Year 3, Month 8, Day 27: Nobody Here But Us Hippie Chickens

The Des Moines Register discusses climate change’s impact in Idaho and the nation:

Can we learn from the drought of 2012? Is this truly the “new normal” climate for which we need to plan? Let’s consider the following.

Weather is what we experience on a day-to-day basis at any location. But climate is the long-term manifestation of weather recorded over decades to centuries and longer.

One indication of decadal climate change lies in long-term trends of daily high temperature records set at weather stations throughout the world compared to the number of record daily low temperatures. In a variable climate system, there will always be new extremes experienced as the record grows longer. But the ratio of record highs to lows should average 1:1. However, on a warming planet, the number of record highs should significantly exceed the number of lows.

That’s exactly what’s occurring — the United States recorded about two new daily highs for every record low temperature in recent years. But by mid-century, climatologists project that the ratio of record highs to lows will increase to 20:1 and by the end of the century it will be 50:1.

I’m just a hippy. What do I know? Sent August 22:

For generations beyond number, humanity’s traditional cultures have offered a way for us to think in time spans longer than individual lifetimes. The emergence of our modern industrial civilization has drastically curtailed our access to this type of wisdom, and we are all the poorer for it. Nowhere is this more evident than in our ADD-driven inability to respond to the obvious and undeniable threat posed by global climate change. When corporations are unable to think beyond the next fiscal quarter, when politicians are unable to think beyond the next election, when citizens are unable to think beyond the next paycheck, and the media is unable to think beyond the 24-hour news cycle — it’s unsurprising that a slow-motion emergency of multi-generational scope receives less attention than pop star marriages and political scandals du jour.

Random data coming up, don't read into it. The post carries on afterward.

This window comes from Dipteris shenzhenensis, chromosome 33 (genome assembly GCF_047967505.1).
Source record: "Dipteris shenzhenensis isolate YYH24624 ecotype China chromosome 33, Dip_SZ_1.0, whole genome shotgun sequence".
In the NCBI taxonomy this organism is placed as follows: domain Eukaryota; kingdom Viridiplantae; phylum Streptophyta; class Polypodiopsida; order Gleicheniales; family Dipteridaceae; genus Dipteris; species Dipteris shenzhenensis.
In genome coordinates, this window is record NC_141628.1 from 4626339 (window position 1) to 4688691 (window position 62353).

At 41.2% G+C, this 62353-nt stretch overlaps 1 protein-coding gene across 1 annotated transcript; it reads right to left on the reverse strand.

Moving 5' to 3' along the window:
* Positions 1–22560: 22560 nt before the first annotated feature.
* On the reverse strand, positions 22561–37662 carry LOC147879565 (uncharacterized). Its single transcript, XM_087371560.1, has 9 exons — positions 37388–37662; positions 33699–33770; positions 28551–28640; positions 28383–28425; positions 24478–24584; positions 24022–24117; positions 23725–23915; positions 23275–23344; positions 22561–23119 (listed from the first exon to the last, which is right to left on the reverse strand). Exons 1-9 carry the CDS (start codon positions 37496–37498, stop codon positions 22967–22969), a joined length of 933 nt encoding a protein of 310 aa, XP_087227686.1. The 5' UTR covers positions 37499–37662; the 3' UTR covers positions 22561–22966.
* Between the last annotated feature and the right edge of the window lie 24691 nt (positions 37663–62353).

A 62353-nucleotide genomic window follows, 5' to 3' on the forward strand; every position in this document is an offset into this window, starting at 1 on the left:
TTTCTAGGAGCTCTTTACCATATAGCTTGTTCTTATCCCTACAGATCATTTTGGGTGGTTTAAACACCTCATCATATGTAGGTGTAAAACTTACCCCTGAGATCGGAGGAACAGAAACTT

While there are technological and cultural solutions available for many aspects of the climate crisis, these will amount to very little unless we — all of us, corporations, citizens, politicians and pundits alike — learn anew to think in the long term, developing the wisdom that comes from considering not our own happiness and prosperity, but that of our posterity.

Warren Senders

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